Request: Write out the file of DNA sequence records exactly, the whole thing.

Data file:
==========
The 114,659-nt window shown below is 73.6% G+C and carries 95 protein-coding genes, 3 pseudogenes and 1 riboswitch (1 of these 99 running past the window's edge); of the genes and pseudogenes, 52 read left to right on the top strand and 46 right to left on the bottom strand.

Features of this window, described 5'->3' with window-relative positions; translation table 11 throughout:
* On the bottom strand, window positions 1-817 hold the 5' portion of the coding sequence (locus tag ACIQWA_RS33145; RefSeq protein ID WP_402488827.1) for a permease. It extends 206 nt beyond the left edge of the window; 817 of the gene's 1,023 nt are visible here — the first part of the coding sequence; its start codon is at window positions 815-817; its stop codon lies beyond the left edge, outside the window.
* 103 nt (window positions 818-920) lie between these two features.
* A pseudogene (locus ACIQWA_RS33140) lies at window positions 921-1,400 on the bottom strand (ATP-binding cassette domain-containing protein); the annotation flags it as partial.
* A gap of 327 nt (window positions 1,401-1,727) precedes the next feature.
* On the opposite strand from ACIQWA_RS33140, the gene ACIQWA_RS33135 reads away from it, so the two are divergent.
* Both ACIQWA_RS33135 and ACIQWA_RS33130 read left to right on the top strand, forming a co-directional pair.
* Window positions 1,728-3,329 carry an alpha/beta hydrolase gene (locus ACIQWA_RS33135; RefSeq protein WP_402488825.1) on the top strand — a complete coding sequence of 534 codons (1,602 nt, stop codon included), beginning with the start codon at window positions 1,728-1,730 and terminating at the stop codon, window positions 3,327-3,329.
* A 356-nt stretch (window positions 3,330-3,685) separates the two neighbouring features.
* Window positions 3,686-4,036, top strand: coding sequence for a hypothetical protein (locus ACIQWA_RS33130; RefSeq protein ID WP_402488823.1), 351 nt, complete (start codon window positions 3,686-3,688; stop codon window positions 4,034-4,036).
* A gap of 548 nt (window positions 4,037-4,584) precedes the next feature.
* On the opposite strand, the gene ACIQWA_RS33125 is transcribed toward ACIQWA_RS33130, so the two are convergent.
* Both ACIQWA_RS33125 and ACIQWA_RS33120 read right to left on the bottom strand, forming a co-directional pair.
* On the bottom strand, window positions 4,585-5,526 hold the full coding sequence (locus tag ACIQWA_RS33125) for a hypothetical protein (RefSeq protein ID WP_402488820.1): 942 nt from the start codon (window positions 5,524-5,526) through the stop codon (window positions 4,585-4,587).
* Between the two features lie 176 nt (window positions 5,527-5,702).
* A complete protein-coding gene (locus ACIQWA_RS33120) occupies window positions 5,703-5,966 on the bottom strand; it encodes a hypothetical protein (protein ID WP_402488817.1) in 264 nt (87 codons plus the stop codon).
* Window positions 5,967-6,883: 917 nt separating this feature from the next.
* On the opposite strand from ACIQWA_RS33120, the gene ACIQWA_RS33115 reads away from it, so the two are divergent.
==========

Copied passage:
The 114,659-nt window shown below is 73.6% G+C and carries 95 protein-coding genes, 3 pseudogenes and 1 riboswitch (1 of these 99 running past the window's edge); of the genes and pseudogenes, 52 read left to right on the top strand and 46 right to left on the bottom strand.

Features of this window, described 5'->3' with window-relative positions; translation table 11 throughout:
* On the bottom strand, window positions 1-817 hold the 5' portion of the coding sequence (locus tag ACIQWA_RS33145; RefSeq protein ID WP_402488827.1) for a permease. It extends 206 nt beyond the left edge of the window; 817 of the gene's 1,023 nt are visible here — the first part of the coding sequence; its start codon is at window positions 815-817; its stop codon lies beyond the left edge, outside the window.
* 103 nt (window positions 818-920) lie between these two features.
* A pseudogene (locus ACIQWA_RS33140) lies at window positions 921-1,400 on the bottom strand (ATP-binding cassette domain-containing protein); the annotation flags it as partial.
* A gap of 327 nt (window positions 1,401-1,727) precedes the next feature.
* On the opposite strand from ACIQWA_RS33140, the gene ACIQWA_RS33135 reads away from it, so the two are divergent.
* Both ACIQWA_RS33135 and ACIQWA_RS33130 read left to right on the top strand, forming a co-directional pair.
* Window positions 1,728-3,329 carry an alpha/beta hydrolase gene (locus ACIQWA_RS33135; RefSeq protein WP_402488825.1) on the top strand — a complete coding sequence of 534 codons (1,602 nt, stop codon included), beginning with the start codon at window positions 1,728-1,730 and terminating at the stop codon, window positions 3,327-3,329.
* A 356-nt stretch (window positions 3,330-3,685) separates the two neighbouring features.
* Window positions 3,686-4,036, top strand: coding sequence for a hypothetical protein (locus ACIQWA_RS33130; RefSeq protein ID WP_402488823.1), 351 nt, complete (start codon window positions 3,686-3,688; stop codon window positions 4,034-4,036).
* A gap of 548 nt (window positions 4,037-4,584) precedes the next feature.
* On the opposite strand, the gene ACIQWA_RS33125 is transcribed toward ACIQWA_RS33130, so the two are convergent.
* Both ACIQWA_RS33125 and ACIQWA_RS33120 read right to left on the bottom strand, forming a co-directional pair.
* On the bottom strand, window positions 4,585-5,526 hold the full coding sequence (locus tag ACIQWA_RS33125) for a hypothetical protein (RefSeq protein ID WP_402488820.1): 942 nt from the start codon (window positions 5,524-5,526) through the stop codon (window positions 4,585-4,587).
* Between the two features lie 176 nt (window positions 5,527-5,702).
* A complete protein-coding gene (locus ACIQWA_RS33120) occupies window positions 5,703-5,966 on the bottom strand; it encodes a hypothetical protein (protein ID WP_402488817.1) in 264 nt (87 codons plus the stop codon).
* Window positions 5,967-6,883: 917 nt separating this feature from the next.
* On the opposite strand from ACIQWA_RS33120, the gene ACIQWA_RS33115 reads away from it, so the two are divergent.